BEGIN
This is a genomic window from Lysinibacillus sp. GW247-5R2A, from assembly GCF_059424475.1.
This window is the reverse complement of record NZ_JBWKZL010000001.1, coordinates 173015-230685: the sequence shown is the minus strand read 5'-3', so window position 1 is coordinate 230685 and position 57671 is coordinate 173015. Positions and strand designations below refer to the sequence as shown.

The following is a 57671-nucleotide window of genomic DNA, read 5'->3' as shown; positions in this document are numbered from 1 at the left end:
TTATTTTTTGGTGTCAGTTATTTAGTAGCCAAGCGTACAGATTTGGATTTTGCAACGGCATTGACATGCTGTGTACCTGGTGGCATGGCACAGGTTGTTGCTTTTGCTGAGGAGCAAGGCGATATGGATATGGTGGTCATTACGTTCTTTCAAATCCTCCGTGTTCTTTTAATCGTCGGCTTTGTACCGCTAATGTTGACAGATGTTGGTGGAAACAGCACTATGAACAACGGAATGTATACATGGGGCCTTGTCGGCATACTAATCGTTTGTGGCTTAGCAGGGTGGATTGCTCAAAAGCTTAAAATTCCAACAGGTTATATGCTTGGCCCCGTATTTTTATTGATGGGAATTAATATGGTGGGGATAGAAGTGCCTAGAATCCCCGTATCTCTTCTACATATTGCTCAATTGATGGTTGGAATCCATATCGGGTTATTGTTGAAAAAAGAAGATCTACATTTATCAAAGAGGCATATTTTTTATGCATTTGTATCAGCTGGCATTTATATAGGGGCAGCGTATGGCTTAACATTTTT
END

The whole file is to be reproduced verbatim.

This is a genomic window from Lysinibacillus sp. GW247-5R2A, from assembly GCF_059424475.1.
This window is the reverse complement of record NZ_JBWKZL010000001.1, coordinates 173015-230685: the sequence shown is the minus strand read 5'-3', so window position 1 is coordinate 230685 and position 57671 is coordinate 173015. Positions and strand designations below refer to the sequence as shown.

The following is a 57671-nucleotide window of genomic DNA, read 5'->3' as shown; positions in this document are numbered from 1 at the left end:
TTATTTTTTGGTGTCAGTTATTTAGTAGCCAAGCGTACAGATTTGGATTTTGCAACGGCATTGACATGCTGTGTACCTGGTGGCATGGCACAGGTTGTTGCTTTTGCTGAGGAGCAAGGCGATATGGATATGGTGGTCATTACGTTCTTTCAAATCCTCCGTGTTCTTTTAATCGTCGGCTTTGTACCGCTAATGTTGACAGATGTTGGTGGAAACAGCACTATGAACAACGGAATGTATACATGGGGCCTTGTCGGCATACTAATCGTTTGTGGCTTAGCAGGGTGGATTGCTCAAAAGCTTAAAATTCCAACAGGTTATATGCTTGGCCCCGTATTTTTATTGATGGGAATTAATATGGTGGGGATAGAAGTGCCTAGAATCCCCGTATCTCTTCTACATATTGCTCAATTGATGGTTGGAATCCATATCGGGTTATTGTTGAAAAAAGAAGATCTACATTTATCAAAGAGGCATATTTTTTATGCATTTGTATCAGCTGGCATTTATATAGGGGCAGCGTATGGCTTAACATTTTT